layers.Dense(1024, activation='relu', input_shape=[11]),
layers.Dropout(0.3),
layers.BatchNormalization(),
layers.Dense(1024, activation='relu'),
layers.Dropout(0.3),
layers.BatchNormalization(),
layers.Dense(1024, activation='relu'),
layers.Dropout(0.3),
layers.BatchNormalization(),
layers.Dense(1),
])
# add optimier
model.compile(
optimizer = 'adam',
loss = 'mae',
)
# model fitting
history = model.fit(
X_train, y_train,
validation_data = (X_valid, y_valid),
batch_size = 256,
epochs = 100,
verbose = 0,
)
# visualize
history_df = pd.DataFrame(history.history)
history_df.loc[:,['loss','val_loss']].plot();
```

## 5. Binary Classification

*Terms: sigmoid, binary, accuracy*

We cannot use accuracy to measure model performance as it does not change smoothly — it changes in jumps as it represents ratio counts. Thus, a replacement would be the cross-entropy function where it measures the distance between probabilities. To convert outputs from dense layer into probabilities, we will use the sigmoid activation function.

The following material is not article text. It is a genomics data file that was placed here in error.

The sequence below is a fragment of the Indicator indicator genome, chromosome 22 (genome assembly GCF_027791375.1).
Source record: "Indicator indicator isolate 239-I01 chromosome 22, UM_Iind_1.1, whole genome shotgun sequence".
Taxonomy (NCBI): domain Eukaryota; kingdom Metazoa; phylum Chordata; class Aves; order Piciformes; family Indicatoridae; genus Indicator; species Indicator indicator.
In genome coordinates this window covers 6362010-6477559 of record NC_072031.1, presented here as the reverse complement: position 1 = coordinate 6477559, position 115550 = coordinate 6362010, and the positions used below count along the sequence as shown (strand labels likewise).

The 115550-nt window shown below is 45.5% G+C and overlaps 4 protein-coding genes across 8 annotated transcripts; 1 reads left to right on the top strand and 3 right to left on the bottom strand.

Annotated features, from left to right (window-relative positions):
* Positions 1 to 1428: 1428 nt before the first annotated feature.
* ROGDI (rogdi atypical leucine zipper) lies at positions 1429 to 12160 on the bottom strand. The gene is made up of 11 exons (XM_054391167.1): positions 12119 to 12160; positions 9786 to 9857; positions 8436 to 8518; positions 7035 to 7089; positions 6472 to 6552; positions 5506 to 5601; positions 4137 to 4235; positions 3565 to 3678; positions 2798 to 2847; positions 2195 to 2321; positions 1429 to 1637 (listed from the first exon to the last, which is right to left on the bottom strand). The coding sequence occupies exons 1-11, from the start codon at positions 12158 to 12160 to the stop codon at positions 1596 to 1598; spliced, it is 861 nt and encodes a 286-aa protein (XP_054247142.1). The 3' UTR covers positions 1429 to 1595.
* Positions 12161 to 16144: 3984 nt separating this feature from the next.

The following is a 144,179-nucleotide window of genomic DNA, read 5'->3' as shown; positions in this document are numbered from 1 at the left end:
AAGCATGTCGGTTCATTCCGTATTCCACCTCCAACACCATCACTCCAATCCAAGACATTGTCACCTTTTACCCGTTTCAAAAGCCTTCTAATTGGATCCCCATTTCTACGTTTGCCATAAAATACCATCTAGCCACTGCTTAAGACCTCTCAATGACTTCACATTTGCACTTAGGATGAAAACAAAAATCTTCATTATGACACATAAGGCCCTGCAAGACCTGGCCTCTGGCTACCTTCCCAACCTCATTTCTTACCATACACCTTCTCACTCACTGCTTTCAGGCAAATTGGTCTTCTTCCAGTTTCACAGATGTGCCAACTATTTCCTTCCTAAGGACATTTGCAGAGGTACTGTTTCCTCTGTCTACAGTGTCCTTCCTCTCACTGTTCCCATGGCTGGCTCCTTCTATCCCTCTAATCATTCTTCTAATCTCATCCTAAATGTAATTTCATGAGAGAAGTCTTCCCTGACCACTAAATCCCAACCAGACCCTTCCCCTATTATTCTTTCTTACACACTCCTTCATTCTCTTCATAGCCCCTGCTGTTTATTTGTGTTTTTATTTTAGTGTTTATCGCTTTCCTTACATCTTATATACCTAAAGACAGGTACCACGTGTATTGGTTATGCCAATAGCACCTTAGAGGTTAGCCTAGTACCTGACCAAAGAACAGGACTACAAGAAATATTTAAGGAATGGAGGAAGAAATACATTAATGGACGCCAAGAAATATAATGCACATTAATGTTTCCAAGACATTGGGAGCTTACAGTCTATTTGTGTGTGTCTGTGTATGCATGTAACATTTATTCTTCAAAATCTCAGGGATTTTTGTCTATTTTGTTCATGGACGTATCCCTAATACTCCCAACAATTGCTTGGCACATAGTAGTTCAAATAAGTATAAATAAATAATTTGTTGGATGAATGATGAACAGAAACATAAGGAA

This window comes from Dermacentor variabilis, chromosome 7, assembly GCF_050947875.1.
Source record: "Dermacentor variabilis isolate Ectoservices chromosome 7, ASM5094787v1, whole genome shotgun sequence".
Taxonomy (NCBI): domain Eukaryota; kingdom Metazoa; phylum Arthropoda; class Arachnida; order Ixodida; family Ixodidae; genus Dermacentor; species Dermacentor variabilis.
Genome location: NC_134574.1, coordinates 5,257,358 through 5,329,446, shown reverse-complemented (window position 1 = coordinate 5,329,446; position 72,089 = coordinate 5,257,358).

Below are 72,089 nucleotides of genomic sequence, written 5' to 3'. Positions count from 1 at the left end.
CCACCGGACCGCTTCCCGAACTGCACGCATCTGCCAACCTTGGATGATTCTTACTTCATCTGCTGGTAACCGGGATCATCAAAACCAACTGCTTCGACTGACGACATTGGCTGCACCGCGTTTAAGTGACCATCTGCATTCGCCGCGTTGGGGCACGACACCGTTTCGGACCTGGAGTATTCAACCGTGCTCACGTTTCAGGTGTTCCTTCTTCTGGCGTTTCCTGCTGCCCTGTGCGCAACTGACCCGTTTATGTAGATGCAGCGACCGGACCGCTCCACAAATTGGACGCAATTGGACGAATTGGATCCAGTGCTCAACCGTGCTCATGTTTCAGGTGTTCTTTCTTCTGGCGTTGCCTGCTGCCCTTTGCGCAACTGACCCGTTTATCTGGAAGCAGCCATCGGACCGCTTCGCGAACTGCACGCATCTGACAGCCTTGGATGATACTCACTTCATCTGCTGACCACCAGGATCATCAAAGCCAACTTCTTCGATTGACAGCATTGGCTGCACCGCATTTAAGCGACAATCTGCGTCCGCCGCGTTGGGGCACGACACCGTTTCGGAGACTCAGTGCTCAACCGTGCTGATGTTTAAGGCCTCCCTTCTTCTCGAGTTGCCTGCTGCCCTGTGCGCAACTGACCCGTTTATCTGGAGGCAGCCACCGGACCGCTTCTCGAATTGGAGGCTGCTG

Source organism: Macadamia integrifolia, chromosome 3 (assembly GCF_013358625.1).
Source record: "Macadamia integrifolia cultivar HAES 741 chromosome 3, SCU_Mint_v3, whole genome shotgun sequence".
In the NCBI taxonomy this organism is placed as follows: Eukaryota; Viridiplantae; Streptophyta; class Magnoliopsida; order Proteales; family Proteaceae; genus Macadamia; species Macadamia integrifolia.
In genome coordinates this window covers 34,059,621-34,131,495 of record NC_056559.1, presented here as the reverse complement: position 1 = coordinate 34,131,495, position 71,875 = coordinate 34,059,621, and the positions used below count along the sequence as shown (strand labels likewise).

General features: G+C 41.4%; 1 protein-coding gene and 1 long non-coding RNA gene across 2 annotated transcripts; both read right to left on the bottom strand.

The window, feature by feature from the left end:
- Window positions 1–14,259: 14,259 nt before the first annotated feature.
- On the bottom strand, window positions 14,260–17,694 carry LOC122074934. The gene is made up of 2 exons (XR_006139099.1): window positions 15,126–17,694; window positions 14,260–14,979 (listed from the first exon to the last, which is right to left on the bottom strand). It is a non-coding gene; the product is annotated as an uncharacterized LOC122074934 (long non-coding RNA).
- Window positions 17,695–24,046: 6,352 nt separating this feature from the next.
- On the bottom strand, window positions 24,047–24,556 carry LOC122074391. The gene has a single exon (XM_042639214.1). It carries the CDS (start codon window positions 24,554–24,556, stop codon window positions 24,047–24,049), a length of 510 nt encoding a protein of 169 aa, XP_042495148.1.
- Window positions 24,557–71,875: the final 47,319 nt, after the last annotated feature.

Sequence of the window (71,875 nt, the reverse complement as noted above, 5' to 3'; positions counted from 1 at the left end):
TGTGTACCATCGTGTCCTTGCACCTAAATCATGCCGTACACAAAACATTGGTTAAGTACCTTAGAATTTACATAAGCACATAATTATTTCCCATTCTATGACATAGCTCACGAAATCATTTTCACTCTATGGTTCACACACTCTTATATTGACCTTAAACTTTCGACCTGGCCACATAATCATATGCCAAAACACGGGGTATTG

**Code example:**

```
from tensorflow import keras
from tensorflow.keras import layers
# define network
model = keras.Sequential([
layers.Dense(4, activation='relu', input_shape=[33]),
layers.Dense(4, activation='relu'),
# final layer need sigmoid function to produce class probabilities
layers.Dense(1, activation='sigmoid'),
])
# add optimizer
model.compile(
optimizer = 'adam',
loss = 'binary_crossentropy',
metrics = ['binary_accuracy']
)
# add stopping criteria
early_stopping = keras.callbacks.EarlyStopping(
patience = 10,
min_delta = 0.001,
restore_best_weights = True,
)
# model fitting
history = model.fit(
X_train, y_train,
validation_data=(X_valid, y_valid),
batch_size=512,
epochs=1000,
callbacks = [early_stopping],
verbose = 0 # hide output since too many to display
)
# model levaluation
history_df = pd.DataFrame(history.history)
# starts at epoch 5
history_df.loc[5:, ['loss', 'val_loss']].plot()
history_df.loc[5:, ['binary_accuracy', 'val_binary_accuracy']].plot()
print(("Best Validation Loss: {:0.4f}" +\
"\nBest Validation Accuracy: {:0.4f}")\
.format(history_df['val_loss'].min(),
history_df['val_binary_accuracy'].max()))
```